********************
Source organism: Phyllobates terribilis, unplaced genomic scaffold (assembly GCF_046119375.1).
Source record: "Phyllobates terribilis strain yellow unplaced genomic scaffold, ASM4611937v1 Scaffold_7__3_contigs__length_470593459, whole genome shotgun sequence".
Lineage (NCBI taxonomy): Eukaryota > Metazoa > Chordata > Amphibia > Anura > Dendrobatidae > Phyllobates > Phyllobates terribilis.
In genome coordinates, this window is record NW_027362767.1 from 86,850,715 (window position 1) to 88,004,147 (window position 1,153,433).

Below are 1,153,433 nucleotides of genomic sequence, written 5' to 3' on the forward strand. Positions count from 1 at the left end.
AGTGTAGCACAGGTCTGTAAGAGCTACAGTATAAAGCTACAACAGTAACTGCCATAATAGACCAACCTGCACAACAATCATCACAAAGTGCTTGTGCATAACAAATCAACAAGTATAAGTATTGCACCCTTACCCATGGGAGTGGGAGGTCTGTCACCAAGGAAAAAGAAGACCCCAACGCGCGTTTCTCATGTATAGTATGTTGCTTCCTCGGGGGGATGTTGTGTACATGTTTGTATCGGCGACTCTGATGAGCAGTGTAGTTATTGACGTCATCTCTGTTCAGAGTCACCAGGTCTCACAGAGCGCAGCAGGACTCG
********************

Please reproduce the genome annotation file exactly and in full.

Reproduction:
Source organism: Phyllobates terribilis, unplaced genomic scaffold (assembly GCF_046119375.1).
Source record: "Phyllobates terribilis strain yellow unplaced genomic scaffold, ASM4611937v1 Scaffold_7__3_contigs__length_470593459, whole genome shotgun sequence".
Lineage (NCBI taxonomy): Eukaryota > Metazoa > Chordata > Amphibia > Anura > Dendrobatidae > Phyllobates > Phyllobates terribilis.
In genome coordinates, this window is record NW_027362767.1 from 86,850,715 (window position 1) to 88,004,147 (window position 1,153,433).

Below are 1,153,433 nucleotides of genomic sequence, written 5' to 3' on the forward strand. Positions count from 1 at the left end.
AGTGTAGCACAGGTCTGTAAGAGCTACAGTATAAAGCTACAACAGTAACTGCCATAATAGACCAACCTGCACAACAATCATCACAAAGTGCTTGTGCATAACAAATCAACAAGTATAAGTATTGCACCCTTACCCATGGGAGTGGGAGGTCTGTCACCAAGGAAAAAGAAGACCCCAACGCGCGTTTCTCATGTATAGTATGTTGCTTCCTCGGGGGGATGTTGTGTACATGTTTGTATCGGCGACTCTGATGAGCAGTGTAGTTATTGACGTCATCTCTGTTCAGAGTCACCAGGTCTCACAGAGCGCAGCAGGACTCG